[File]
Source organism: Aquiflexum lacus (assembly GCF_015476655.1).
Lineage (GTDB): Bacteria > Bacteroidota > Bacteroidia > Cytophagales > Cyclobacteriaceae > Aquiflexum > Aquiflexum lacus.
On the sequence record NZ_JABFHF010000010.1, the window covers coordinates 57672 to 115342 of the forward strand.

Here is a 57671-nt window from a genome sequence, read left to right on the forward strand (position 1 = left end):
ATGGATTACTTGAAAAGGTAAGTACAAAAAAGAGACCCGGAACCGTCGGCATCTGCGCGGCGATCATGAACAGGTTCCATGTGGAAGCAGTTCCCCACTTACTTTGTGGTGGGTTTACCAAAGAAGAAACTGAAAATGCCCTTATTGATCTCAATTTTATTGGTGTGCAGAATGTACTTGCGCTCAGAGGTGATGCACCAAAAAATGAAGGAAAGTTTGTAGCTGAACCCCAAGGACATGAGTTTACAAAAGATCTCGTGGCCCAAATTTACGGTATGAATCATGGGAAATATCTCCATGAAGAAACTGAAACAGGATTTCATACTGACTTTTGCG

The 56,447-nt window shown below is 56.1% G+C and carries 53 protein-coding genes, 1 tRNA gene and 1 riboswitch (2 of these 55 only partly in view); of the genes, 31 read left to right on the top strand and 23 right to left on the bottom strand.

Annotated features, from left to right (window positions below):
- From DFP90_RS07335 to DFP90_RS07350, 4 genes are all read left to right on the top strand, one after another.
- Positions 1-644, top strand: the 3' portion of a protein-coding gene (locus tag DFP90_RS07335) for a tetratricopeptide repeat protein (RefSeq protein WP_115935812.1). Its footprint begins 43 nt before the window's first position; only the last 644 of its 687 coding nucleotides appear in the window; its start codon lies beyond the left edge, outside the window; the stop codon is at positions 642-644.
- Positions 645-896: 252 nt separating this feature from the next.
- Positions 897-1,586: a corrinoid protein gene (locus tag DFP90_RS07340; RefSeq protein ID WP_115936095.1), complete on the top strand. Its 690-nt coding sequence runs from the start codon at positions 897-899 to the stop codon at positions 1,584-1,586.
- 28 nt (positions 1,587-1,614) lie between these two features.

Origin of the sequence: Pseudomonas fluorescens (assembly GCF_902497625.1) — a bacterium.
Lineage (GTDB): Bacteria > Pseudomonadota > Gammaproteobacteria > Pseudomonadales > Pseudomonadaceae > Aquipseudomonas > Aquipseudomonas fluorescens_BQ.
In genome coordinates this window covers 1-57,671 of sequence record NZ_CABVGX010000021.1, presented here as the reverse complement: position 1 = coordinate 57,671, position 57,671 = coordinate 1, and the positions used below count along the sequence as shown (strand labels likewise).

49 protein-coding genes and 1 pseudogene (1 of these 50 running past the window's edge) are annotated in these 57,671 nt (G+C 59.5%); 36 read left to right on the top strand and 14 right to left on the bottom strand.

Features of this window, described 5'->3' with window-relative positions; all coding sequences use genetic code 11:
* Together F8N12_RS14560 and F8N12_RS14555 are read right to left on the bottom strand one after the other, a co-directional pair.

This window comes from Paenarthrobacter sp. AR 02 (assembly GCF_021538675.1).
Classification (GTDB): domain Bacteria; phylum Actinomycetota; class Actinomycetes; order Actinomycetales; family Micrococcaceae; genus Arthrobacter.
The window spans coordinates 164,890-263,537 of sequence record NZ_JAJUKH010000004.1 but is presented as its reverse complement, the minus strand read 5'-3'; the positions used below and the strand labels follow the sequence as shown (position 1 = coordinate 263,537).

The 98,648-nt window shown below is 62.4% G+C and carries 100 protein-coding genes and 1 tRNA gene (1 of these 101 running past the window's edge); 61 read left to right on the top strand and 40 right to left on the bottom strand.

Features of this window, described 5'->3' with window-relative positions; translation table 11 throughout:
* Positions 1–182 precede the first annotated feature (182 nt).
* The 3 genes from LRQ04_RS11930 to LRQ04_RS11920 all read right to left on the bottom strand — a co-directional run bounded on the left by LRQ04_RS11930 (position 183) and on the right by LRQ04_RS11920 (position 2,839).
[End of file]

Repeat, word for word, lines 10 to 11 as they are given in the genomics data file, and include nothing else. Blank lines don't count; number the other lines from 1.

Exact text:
- Positions 645-896: 252 nt separating this feature from the next.
- Positions 897-1,586: a corrinoid protein gene (locus tag DFP90_RS07340; RefSeq protein ID WP_115936095.1), complete on the top strand. Its 690-nt coding sequence runs from the start codon at positions 897-899 to the stop codon at positions 1,584-1,586.